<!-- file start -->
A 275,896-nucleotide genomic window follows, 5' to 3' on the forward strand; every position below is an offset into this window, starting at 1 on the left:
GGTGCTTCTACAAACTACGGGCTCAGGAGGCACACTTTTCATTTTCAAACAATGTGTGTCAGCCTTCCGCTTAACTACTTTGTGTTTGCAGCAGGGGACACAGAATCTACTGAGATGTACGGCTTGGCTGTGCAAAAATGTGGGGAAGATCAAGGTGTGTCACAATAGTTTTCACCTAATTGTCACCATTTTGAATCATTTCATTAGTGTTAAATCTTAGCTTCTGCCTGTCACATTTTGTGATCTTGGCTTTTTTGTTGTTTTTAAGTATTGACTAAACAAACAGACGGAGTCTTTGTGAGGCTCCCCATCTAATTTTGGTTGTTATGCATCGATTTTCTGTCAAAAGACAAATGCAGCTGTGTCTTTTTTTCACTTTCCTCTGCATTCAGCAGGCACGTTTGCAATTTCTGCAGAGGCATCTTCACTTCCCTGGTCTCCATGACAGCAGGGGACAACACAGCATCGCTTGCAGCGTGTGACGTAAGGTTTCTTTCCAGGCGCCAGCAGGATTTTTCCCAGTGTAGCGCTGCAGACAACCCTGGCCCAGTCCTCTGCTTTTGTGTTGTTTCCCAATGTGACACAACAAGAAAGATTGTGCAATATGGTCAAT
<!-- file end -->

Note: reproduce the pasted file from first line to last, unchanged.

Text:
A 275,896-nucleotide genomic window follows, 5' to 3' on the forward strand; every position below is an offset into this window, starting at 1 on the left:
GGTGCTTCTACAAACTACGGGCTCAGGAGGCACACTTTTCATTTTCAAACAATGTGTGTCAGCCTTCCGCTTAACTACTTTGTGTTTGCAGCAGGGGACACAGAATCTACTGAGATGTACGGCTTGGCTGTGCAAAAATGTGGGGAAGATCAAGGTGTGTCACAATAGTTTTCACCTAATTGTCACCATTTTGAATCATTTCATTAGTGTTAAATCTTAGCTTCTGCCTGTCACATTTTGTGATCTTGGCTTTTTTGTTGTTTTTAAGTATTGACTAAACAAACAGACGGAGTCTTTGTGAGGCTCCCCATCTAATTTTGGTTGTTATGCATCGATTTTCTGTCAAAAGACAAATGCAGCTGTGTCTTTTTTTCACTTTCCTCTGCATTCAGCAGGCACGTTTGCAATTTCTGCAGAGGCATCTTCACTTCCCTGGTCTCCATGACAGCAGGGGACAACACAGCATCGCTTGCAGCGTGTGACGTAAGGTTTCTTTCCAGGCGCCAGCAGGATTTTTCCCAGTGTAGCGCTGCAGACAACCCTGGCCCAGTCCTCTGCTTTTGTGTTGTTTCCCAATGTGACACAACAAGAAAGATTGTGCAATATGGTCAAT